Contact cement has been used as an adhesive for decades. One of the most common is rubber cement. I recall using rubber cement to assemble plastic dinosaur models in the late 1960s. The eight-year-old modeler did not do a neat job at all. Walthers Goo and Ambroid cements are also contact cements. I had poor experiences with those when assembling models in the 1980s. In each case, I don’t think I was using the adhesives properly.Continue reading “Contact cement”
I picked up a drill press stand for my vintage 1970s era Dremel Moto-Tool a couple of months ago. I found one at a decent price on EBay and bought it to do a better job on the bolster holes. I had used the Dremel for this task previously in a free-hand mode, but some holes were drilled at a slight angle introducing a slight lean to completed models. I needed to do better.
I’ve been a bit sluggish lately with the holiday season. I started a new model but it’s not ready for a blog summary. While working on it, I employed a pair of shop trucks. This is a tool that isn’t frequently mentioned but can be very handy around our work spaces. The above image shows part of my shop truck collection.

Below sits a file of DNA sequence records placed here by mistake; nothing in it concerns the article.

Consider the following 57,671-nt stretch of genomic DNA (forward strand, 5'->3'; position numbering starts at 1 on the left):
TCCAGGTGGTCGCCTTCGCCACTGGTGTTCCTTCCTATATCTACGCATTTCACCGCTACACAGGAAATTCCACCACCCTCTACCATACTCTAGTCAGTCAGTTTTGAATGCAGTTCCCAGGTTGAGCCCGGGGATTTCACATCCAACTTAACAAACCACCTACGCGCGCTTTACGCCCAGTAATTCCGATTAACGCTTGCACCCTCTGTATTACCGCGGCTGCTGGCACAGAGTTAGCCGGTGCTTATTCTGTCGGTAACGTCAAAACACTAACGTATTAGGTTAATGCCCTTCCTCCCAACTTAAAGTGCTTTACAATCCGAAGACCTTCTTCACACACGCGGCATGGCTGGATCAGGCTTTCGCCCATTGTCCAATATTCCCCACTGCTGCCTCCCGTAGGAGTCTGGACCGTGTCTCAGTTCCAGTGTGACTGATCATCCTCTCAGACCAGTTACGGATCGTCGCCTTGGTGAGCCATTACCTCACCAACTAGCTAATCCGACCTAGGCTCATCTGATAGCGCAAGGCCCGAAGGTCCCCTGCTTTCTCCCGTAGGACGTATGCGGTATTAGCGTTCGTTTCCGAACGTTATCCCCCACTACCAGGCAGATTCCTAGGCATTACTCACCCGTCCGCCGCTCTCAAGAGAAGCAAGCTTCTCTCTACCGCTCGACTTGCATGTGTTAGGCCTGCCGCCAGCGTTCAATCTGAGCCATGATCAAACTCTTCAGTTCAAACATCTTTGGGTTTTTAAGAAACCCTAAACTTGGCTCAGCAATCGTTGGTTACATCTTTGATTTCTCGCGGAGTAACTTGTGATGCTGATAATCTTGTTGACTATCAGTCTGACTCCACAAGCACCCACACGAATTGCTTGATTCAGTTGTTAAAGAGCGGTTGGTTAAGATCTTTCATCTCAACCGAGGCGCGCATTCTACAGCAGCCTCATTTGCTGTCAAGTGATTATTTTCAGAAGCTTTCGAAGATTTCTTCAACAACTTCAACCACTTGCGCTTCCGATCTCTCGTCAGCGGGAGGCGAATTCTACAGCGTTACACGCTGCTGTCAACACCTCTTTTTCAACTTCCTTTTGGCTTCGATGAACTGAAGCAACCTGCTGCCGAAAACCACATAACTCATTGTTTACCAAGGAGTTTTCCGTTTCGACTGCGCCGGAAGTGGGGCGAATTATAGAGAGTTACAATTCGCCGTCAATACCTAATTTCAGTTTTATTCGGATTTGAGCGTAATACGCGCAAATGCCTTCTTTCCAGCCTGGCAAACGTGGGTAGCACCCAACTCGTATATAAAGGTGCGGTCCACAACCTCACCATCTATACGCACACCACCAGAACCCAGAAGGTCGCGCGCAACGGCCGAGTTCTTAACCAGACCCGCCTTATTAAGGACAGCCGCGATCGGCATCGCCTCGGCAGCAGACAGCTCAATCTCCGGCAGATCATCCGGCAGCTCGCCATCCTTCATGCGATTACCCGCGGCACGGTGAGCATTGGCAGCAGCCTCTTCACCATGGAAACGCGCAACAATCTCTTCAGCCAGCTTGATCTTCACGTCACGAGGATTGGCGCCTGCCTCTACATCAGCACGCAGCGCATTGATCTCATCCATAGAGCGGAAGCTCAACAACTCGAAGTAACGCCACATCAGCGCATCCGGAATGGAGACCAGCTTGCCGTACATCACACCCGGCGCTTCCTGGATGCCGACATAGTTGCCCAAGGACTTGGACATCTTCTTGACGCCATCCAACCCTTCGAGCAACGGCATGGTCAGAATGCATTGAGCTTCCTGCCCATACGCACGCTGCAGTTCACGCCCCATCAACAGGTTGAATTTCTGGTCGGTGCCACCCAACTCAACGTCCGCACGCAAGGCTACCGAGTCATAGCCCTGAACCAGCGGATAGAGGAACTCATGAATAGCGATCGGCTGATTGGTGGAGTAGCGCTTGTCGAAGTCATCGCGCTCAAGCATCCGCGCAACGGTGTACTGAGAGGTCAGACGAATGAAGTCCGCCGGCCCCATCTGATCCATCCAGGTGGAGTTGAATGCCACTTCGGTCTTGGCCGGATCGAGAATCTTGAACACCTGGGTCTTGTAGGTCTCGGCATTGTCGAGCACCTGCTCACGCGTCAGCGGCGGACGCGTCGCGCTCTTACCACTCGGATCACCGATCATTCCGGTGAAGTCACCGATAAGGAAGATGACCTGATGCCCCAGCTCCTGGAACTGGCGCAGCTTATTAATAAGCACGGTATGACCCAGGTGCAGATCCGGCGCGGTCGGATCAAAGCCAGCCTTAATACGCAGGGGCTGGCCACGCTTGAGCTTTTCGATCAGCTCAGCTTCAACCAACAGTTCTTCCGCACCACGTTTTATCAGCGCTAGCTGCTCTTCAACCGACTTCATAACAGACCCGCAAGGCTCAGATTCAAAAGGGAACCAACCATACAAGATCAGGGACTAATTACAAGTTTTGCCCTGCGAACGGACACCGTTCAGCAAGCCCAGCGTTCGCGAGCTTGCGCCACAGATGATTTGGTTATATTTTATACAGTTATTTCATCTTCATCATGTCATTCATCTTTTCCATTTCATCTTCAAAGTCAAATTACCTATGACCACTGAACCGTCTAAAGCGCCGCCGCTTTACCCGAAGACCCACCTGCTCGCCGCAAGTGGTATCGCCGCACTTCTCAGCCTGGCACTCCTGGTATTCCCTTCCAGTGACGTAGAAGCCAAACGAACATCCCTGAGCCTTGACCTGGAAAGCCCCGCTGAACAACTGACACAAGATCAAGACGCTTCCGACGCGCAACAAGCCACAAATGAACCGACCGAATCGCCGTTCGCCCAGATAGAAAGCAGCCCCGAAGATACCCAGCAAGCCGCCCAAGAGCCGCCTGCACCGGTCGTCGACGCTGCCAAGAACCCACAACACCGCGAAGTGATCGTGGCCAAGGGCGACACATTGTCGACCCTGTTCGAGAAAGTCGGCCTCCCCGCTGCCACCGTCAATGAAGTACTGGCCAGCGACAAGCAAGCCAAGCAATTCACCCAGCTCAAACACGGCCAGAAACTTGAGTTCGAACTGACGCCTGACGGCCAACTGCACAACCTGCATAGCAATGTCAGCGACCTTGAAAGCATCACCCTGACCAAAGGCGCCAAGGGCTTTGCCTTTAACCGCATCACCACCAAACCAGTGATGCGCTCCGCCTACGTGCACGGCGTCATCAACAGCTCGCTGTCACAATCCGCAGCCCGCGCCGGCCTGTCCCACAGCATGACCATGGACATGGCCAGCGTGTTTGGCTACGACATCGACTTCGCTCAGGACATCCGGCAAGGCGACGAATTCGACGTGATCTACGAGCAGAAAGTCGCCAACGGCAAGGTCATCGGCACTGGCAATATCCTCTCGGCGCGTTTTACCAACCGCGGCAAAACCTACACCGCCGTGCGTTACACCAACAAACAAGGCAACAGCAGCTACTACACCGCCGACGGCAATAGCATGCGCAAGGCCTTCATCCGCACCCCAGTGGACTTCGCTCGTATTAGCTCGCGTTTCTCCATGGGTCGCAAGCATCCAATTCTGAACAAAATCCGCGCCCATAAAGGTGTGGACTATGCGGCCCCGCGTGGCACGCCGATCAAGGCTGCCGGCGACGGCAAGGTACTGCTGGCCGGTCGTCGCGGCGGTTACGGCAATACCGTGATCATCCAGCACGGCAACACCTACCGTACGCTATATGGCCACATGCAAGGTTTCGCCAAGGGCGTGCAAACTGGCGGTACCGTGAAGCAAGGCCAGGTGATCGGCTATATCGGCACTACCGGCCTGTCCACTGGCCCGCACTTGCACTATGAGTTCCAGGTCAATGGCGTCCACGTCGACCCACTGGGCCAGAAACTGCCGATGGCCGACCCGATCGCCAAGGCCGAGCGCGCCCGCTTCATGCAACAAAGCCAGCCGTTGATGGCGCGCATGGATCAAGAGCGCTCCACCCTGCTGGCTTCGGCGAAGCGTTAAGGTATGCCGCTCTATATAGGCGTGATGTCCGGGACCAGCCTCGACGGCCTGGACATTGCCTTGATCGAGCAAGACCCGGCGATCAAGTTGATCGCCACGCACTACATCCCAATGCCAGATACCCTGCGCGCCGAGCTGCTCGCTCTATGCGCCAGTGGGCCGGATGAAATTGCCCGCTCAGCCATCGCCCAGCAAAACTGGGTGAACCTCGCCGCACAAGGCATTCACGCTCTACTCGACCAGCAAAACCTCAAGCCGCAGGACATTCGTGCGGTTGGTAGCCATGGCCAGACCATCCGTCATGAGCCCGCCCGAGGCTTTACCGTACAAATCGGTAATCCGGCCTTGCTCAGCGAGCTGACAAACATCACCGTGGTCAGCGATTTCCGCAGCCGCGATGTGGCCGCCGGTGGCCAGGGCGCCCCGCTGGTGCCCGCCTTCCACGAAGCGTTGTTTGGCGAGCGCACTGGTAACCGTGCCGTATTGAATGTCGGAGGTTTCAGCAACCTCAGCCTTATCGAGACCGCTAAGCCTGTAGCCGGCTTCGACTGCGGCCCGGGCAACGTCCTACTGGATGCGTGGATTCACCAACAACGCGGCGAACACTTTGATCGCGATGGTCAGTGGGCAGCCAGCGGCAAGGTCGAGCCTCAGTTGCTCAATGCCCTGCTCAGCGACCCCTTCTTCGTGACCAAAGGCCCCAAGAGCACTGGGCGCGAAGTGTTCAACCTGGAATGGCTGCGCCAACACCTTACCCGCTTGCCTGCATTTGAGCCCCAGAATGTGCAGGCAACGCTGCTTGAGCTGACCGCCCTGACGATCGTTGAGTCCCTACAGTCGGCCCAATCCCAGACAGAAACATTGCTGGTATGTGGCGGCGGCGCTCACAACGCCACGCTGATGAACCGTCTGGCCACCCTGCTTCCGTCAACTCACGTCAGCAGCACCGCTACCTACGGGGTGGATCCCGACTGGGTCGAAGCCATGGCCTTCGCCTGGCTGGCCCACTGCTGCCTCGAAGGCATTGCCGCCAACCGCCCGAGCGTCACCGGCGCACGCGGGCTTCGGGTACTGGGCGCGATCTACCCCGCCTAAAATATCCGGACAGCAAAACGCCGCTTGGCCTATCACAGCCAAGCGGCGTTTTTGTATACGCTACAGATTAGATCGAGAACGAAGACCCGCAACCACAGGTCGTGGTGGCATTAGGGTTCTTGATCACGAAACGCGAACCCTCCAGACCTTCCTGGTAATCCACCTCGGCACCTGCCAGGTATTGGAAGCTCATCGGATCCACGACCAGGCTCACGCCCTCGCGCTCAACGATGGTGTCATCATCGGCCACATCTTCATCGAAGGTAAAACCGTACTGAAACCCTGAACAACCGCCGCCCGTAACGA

Simple tools were popular here a couple of months ago. Fellow pre-Depression Era modeler Dave Emery shared several ideas so he steps in as a guest blogger with more details. Take it away, Dave!
The HO scale cigar factory seen above is more than just wood shapes, plastic castings, paint, decals, and other parts. It is the sum of work done with an assortment of common and uncommon tools. Let’s take a look at some of the uncommon tools from my workbench that helps me move projects forward.
Many different tools are used to build the models for our railroads. We have all collected a variety of tools over the years. From pliers to knives, tweezers to paint brushes, metal rulers to screwdrivers, our tool boxes and workbenches have quite the selection at hand. I’ve used a few tools recently that are not common but they were very helpful in completing a few projects.